Overlay
Sector trends

Retail and leisure: a deeper dive into key subsectors

‘Top Retail and Leisure Trends for 2022’, published by Retail Economics and NatWest, explores the industry’s prospects for the year against an unsettled economic backdrop. Here, we look at the main points affecting each subsector.

Key takeaways:
  • Growth prospects for some subsectors remain uncertain
  • Increased leisure spending could affect retail
  • Inflation will drive sales growth 
  • Cost-of-living rises could dent consumer confidence

Many parts of the retail sector benefited from a downturn in spending on travel, leisure and hospitality during periods of lockdown. But as consumers regain confidence to spend in these areas, demand across other parts of the retail sector could be suppressed. 

Rises in NI contributions and the prospect of further interest rate hikes could dent consumer confidence and, if so, this is likely to erode discretionary spending. Inflation may also rattle consumer confidence, but it will be a key driver of sales growth across the industry as a whole, says the report.

Food and grocery

This sector is expected to see a slight decline of 1.1% in 2022 although sales will be supported by rising inflation. Profitability will come under pressure from rising operating costs, the migration to online, and growing competition from rapid delivery players like Deliveroo and Uber Eats. Consumers with tighter budgets are likely to shop around for the best deals, so discounters will prosper. Online is expected to maintain a similar share of total sales, which rose to around 12% in 2021, as retailers ramp up capacity for picking, packing and distribution.

Apparel

Despite online capacity being well established within the sector, the strength of sales in 2022 will be highly susceptible to government guidance on working from home and social distancing. But with the effects of the pandemic expected to be more muted than in 2021, consumer demand should return with more consistency, and be more aligned with pre-pandemic levels. Supply chain issues are expected to persist, putting pressure on profit margins, while for brands like Nike, Adidas and Levi’s, selling direct to consumer (DTC) will remain a key feature. Issues around sustainability will intensify.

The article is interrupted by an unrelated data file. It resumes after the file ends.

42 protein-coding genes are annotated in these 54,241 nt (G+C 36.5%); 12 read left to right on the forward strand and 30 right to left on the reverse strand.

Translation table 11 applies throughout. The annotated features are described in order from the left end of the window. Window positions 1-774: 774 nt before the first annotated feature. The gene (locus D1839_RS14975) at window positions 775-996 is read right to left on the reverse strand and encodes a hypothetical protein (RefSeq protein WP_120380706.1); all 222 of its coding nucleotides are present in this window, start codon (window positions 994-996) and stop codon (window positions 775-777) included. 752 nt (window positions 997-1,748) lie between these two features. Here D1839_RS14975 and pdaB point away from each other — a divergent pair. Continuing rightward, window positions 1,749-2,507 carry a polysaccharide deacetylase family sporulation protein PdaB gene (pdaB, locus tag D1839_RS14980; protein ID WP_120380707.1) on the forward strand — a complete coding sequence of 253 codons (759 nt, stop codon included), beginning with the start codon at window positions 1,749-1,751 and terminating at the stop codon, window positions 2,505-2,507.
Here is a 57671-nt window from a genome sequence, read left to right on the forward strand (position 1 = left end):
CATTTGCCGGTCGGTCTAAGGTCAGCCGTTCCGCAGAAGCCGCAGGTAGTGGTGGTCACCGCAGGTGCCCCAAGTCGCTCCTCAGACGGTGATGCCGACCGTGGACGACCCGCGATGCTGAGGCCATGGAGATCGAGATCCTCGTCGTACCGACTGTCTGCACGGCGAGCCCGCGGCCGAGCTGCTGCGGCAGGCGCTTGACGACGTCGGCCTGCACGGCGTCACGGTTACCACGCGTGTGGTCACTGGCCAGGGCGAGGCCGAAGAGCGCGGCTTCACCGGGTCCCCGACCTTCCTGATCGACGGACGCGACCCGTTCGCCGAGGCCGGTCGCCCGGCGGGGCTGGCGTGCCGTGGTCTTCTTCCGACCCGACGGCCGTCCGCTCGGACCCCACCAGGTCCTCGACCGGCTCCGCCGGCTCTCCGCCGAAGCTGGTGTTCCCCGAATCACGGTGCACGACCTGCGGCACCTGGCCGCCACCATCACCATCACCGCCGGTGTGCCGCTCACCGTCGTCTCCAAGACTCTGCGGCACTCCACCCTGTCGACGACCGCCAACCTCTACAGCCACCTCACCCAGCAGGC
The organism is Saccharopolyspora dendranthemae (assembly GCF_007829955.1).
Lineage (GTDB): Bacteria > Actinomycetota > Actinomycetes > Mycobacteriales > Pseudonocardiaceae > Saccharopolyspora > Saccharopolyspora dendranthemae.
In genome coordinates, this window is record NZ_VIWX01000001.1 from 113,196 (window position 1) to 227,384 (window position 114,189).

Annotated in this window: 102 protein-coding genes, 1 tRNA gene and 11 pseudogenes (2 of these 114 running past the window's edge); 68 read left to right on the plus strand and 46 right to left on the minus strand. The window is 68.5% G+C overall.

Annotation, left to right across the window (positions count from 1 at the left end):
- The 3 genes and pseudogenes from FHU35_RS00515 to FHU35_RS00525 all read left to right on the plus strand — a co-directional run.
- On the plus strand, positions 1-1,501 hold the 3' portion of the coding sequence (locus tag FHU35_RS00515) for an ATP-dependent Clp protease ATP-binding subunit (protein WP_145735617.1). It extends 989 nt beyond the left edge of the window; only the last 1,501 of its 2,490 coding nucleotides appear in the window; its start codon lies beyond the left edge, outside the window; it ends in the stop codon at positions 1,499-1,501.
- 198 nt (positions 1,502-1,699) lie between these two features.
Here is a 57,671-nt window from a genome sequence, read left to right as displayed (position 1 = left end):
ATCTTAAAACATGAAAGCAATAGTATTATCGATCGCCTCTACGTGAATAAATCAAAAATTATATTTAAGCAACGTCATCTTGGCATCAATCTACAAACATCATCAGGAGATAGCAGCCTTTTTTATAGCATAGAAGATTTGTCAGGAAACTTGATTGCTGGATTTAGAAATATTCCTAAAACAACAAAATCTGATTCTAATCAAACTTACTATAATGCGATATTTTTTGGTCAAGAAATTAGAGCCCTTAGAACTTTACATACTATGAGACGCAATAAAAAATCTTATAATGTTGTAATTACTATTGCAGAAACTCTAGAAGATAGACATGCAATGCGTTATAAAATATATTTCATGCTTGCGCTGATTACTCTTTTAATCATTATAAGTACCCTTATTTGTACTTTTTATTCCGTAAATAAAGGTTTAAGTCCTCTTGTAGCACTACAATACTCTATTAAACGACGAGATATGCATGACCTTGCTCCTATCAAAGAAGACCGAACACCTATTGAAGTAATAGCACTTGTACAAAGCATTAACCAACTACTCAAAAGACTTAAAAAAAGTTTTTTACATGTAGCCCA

Electricals

The strong demand for big-ticket items during lockdown is beginning to wane and spending is expected to decrease in 2022. Electricals is a very price-sensitive sector, and retailers will find it difficult to pass on escalating costs against a backdrop of squeezed household incomes and softer consumer confidence. Meanwhile, structural changes in the telecoms market will continue to undermine growth, together with ongoing supply chain disruptions, well into 2022. This will be underlined by more microchip shortages and other curtailed supplies.

Consumers with tighter budgets are likely to shop around for the best deals, so discounters will prosper

Home, furniture and flooring

The housing market has cooled following the removal of stamp duty relief and a more pessimistic outlook for the wider economy, which is likely to negatively affect homewares and furniture retailers. Lessening volume of housing transactions means the furniture sector will face tougher conditions than homewares (which benefits from consumers’ ‘improve not move’ mentality). Supply chain disruption also remains a considerable issue for the industry, evidenced by many retailers being unable to fulfil orders within their promised delivery dates. These issues are likely to persist well into 2022.

DIY and gardening

Furlough and lockdowns provided many households with the means and time for DIY and renovation projects, which brought forward demand. But momentum within the sector is forecast to slow as society edges towards some semblance of normality. A revival in leisure and hospitality will also compete for spending in this sector, and troublesome supply chain issues are likely to continue into 2022.

Health and beauty

Working from home, fewer social events and shop closures kept this sector under pressure last year, but the return to office work and more socialising will provide stronger demand for beauty products in 2022. Trends seen throughout the pandemic (eg greater focus on skincare) could become more permanent with consumers having discovered new products and their benefits. And demand for some health products, such as sanitiser gels, is also likely to remain, thanks to behaviours that became engrained during the pandemic.

Downlad the report

Top Retail and Leisure Trends for 2022 (PDF, 21.8MB)

This material is published by NatWest Group plc (“NatWest Group”), for information purposes only and should not be regarded as providing any specific advice. Recipients should make their own independent evaluation of this information and no action should be taken, solely relying on it. This material should not be reproduced or disclosed without our consent. It is not intended for distribution in any jurisdiction in which this would be prohibited. Whilst this information is believed to be reliable, it has not been independently verified by NatWest Group and NatWest Group makes no representation or warranty (express or implied) of any kind, as regards the accuracy or completeness of this information, nor does it accept any responsibility or liability for any loss or damage arising in any way from any use made of or reliance placed on, this information. Unless otherwise stated, any views, forecasts, or estimates are solely those of the NatWest Group Economics Department, as of this date and are subject to change without notice.

scroll to top